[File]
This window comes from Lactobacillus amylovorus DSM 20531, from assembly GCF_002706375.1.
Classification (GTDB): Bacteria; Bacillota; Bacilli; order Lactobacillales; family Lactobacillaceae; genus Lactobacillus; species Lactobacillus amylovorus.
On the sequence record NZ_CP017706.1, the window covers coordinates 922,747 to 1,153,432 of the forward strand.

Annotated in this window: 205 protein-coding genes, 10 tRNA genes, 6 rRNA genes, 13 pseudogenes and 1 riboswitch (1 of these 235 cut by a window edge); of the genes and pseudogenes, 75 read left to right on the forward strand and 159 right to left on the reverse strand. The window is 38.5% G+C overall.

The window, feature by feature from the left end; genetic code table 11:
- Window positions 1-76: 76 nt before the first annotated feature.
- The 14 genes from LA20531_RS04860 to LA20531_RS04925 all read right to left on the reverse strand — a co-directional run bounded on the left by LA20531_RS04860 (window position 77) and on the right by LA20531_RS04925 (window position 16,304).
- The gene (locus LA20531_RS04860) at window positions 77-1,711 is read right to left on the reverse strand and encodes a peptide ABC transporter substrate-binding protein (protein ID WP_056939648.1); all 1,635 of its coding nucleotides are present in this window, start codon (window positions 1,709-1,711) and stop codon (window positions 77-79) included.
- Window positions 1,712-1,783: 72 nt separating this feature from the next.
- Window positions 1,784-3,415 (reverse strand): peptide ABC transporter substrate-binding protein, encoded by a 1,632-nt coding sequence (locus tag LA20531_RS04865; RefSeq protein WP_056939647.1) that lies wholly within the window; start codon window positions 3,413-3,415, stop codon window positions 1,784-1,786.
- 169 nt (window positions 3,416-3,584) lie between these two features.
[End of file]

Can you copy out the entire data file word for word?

This window comes from Lactobacillus amylovorus DSM 20531, from assembly GCF_002706375.1.
Classification (GTDB): Bacteria; Bacillota; Bacilli; order Lactobacillales; family Lactobacillaceae; genus Lactobacillus; species Lactobacillus amylovorus.
On the sequence record NZ_CP017706.1, the window covers coordinates 922,747 to 1,153,432 of the forward strand.

Annotated in this window: 205 protein-coding genes, 10 tRNA genes, 6 rRNA genes, 13 pseudogenes and 1 riboswitch (1 of these 235 cut by a window edge); of the genes and pseudogenes, 75 read left to right on the forward strand and 159 right to left on the reverse strand. The window is 38.5% G+C overall.

The window, feature by feature from the left end; genetic code table 11:
- Window positions 1-76: 76 nt before the first annotated feature.
- The 14 genes from LA20531_RS04860 to LA20531_RS04925 all read right to left on the reverse strand — a co-directional run bounded on the left by LA20531_RS04860 (window position 77) and on the right by LA20531_RS04925 (window position 16,304).
- The gene (locus LA20531_RS04860) at window positions 77-1,711 is read right to left on the reverse strand and encodes a peptide ABC transporter substrate-binding protein (protein ID WP_056939648.1); all 1,635 of its coding nucleotides are present in this window, start codon (window positions 1,709-1,711) and stop codon (window positions 77-79) included.
- Window positions 1,712-1,783: 72 nt separating this feature from the next.
- Window positions 1,784-3,415 (reverse strand): peptide ABC transporter substrate-binding protein, encoded by a 1,632-nt coding sequence (locus tag LA20531_RS04865; RefSeq protein WP_056939647.1) that lies wholly within the window; start codon window positions 3,413-3,415, stop codon window positions 1,784-1,786.
- 169 nt (window positions 3,416-3,584) lie between these two features.